However, because of issues related to possible film structure and chemistry changes due to increased film thickness in several systems, the preferred way is always to test films in their initial low thickness state or in the same form as to be used in actual service devices and applications. Accordingly, successful spallation of ultra thin films (thickness less than 0.5 μm) and consequential and measurement their adhesion has become increasingly important.
Using a finite element-based simulation, Yuan and Gupta (1993) showed that for a given coating thickness the post-peak decay time is the most critical in maximizing the interfacial tensile stress. Indeed, if the post-peak decay time is reduced to zero, i.e. the wave profile has a “rarefaction shock,” then the interface tensile stress for a film of arbitrarily small thickness theoretically will equal the amplitude of the incoming compression pulse. In accordance with the present invention, this theoretical possibility has been realized experimentally with sample assemblies using glass layers.
As shown in
The energy absorbing layer 104 may be composed of a variety of metallic or non-metallic materials such as gold or germanium or even ordinary black scotch tape, but is preferably composed of a thin aluminum film. The constraining element 102 is preferably composed of solid water glass and is between 5 micrometers and 100 micrometers thick; and preferably 5 micrometers. The constraining element may also comprise a number of other compositions with similar qualities known in the art, such as 2-propanol, water, silicon dioxide. In alternative embodiments, the constraining element may even comprise transparent scotch tape.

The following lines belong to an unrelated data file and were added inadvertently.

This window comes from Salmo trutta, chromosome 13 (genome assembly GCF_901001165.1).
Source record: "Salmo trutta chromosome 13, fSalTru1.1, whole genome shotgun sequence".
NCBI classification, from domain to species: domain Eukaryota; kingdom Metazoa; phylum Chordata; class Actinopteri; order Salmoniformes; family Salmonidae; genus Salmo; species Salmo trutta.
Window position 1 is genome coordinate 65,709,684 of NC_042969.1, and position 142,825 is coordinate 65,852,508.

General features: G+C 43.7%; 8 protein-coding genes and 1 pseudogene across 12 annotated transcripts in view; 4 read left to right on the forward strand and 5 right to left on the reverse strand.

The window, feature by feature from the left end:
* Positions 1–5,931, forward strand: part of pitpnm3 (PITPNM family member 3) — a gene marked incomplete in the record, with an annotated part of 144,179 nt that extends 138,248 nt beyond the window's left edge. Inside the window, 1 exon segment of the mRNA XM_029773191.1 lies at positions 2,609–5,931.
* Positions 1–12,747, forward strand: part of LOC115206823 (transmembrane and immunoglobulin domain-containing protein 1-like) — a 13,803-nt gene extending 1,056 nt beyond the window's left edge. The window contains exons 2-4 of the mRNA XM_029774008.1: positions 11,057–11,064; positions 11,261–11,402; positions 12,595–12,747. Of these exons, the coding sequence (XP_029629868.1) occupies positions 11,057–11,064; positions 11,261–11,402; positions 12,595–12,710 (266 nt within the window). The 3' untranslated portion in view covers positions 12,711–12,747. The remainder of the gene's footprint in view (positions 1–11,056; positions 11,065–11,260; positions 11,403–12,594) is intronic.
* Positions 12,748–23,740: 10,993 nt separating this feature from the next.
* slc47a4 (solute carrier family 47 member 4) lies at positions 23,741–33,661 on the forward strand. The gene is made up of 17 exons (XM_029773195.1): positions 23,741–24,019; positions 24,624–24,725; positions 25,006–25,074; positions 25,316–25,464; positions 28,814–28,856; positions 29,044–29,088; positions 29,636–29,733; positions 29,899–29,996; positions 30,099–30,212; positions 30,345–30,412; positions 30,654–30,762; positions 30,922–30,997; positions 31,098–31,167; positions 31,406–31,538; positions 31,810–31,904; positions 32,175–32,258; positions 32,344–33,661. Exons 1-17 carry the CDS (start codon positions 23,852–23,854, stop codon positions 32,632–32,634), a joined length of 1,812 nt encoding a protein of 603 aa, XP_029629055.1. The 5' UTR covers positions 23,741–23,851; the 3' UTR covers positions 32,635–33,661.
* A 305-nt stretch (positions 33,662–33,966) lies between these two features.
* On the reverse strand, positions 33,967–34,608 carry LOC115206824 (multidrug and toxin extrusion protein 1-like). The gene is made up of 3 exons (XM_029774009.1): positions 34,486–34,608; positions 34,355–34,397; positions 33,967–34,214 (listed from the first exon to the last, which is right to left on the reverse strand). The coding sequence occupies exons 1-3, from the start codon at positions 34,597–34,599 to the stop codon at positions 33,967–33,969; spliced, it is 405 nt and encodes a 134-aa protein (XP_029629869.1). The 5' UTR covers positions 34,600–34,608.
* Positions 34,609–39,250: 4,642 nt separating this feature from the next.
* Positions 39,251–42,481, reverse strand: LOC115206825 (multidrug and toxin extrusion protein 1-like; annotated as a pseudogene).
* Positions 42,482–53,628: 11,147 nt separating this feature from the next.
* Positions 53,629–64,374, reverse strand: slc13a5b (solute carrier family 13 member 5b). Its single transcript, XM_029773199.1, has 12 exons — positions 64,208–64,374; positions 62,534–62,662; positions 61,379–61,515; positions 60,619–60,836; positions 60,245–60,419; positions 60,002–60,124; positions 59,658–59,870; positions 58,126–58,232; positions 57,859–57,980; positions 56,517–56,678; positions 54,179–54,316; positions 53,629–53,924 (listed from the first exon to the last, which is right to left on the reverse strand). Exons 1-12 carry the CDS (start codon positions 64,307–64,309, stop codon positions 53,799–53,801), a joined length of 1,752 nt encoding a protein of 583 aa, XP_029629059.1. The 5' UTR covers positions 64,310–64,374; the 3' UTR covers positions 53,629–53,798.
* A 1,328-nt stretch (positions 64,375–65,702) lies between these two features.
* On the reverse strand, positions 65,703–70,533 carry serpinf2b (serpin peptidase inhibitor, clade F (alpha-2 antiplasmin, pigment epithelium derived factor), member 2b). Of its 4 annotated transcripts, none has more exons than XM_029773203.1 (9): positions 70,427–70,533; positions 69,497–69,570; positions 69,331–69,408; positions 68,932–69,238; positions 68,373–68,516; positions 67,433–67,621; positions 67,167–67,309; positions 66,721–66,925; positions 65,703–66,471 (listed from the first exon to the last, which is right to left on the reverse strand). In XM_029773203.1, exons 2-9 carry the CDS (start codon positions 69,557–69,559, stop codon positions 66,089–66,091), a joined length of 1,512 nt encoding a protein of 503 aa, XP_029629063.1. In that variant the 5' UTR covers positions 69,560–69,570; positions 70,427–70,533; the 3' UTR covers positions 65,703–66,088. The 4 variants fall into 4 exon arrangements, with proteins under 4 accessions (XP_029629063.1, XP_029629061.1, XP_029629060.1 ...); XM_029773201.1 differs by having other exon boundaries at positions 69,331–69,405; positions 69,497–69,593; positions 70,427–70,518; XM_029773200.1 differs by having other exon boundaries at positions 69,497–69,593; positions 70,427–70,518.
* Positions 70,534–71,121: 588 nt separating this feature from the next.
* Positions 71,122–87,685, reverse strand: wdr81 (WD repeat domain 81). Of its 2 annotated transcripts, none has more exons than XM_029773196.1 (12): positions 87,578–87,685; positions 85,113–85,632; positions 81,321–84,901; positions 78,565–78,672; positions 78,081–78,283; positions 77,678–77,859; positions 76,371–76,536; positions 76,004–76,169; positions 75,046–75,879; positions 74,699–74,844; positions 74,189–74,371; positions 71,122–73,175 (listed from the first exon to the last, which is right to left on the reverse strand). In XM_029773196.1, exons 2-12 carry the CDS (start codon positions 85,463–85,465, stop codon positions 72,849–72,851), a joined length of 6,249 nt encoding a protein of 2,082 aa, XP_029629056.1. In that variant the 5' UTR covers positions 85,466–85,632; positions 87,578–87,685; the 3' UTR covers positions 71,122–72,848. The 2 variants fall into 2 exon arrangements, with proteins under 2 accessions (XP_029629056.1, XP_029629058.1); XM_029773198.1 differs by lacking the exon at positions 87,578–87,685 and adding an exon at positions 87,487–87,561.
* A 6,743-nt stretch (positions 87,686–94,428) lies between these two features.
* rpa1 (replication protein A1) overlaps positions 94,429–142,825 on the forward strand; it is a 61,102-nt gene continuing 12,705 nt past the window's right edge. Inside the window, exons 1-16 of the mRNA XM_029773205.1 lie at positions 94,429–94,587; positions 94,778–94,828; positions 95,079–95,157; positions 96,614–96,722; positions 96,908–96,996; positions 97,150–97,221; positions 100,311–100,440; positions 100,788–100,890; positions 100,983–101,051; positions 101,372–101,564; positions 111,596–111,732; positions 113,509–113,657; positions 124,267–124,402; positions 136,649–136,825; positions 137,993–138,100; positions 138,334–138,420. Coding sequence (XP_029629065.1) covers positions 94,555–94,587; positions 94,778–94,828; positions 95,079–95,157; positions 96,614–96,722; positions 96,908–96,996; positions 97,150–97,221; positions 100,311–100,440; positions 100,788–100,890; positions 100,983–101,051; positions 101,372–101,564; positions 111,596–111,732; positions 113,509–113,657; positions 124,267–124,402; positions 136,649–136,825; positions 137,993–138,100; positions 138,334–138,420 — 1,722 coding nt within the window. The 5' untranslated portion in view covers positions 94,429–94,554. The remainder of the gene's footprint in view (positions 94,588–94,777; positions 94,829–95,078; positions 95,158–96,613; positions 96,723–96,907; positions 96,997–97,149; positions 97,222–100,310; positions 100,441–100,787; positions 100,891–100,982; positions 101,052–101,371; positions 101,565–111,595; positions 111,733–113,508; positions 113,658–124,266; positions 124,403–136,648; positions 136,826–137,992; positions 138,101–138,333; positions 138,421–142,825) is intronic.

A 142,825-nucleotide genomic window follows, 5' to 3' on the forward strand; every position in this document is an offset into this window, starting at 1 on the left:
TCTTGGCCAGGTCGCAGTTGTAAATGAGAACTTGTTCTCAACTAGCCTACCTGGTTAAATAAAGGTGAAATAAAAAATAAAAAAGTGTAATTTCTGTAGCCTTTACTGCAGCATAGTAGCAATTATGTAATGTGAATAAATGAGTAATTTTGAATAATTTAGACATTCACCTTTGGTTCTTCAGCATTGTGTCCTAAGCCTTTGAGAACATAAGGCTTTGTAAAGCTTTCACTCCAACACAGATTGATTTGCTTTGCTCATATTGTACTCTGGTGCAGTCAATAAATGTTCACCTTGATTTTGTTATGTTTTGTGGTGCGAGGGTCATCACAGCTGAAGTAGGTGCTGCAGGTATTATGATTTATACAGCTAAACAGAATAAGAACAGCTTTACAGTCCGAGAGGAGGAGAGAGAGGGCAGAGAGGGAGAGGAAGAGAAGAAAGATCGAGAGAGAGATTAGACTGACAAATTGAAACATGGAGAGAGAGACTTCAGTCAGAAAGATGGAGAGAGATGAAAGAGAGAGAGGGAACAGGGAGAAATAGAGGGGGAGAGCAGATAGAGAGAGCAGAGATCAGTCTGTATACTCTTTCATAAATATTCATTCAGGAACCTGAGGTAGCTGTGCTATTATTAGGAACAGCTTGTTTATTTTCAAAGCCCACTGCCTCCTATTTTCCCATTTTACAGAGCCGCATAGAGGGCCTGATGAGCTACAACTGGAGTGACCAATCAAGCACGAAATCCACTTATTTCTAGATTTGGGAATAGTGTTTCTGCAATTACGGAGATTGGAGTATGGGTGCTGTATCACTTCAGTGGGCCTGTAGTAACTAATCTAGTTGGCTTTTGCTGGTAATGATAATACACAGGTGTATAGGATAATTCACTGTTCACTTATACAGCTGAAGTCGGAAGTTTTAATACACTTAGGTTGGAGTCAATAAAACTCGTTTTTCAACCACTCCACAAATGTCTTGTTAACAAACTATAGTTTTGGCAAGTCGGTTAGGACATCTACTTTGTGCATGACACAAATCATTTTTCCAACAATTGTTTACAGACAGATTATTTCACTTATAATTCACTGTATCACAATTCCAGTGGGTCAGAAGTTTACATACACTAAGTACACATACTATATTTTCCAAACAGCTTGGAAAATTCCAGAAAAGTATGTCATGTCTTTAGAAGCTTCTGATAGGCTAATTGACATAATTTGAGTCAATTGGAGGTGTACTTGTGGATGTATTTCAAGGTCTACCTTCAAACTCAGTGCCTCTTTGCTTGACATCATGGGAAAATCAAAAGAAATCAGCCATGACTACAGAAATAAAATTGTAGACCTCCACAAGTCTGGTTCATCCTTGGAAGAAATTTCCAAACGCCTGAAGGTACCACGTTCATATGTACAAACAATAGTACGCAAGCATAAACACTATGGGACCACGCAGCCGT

The silicon substrate 30 is preferably circular in nature and is composed of a single crystal silicon (Si) wafer that is between 10 millimeters and 30 millimeters in diameter, and preferably, 1 millimeter thick. The sample coating 32 may be less than 0.5 micrometers thick.
The stress waves were measured with glass substrate elements 108 comprising Pyrex, soda lime, quartz, and borosilicate glasses using the experimental procedure that is embodied in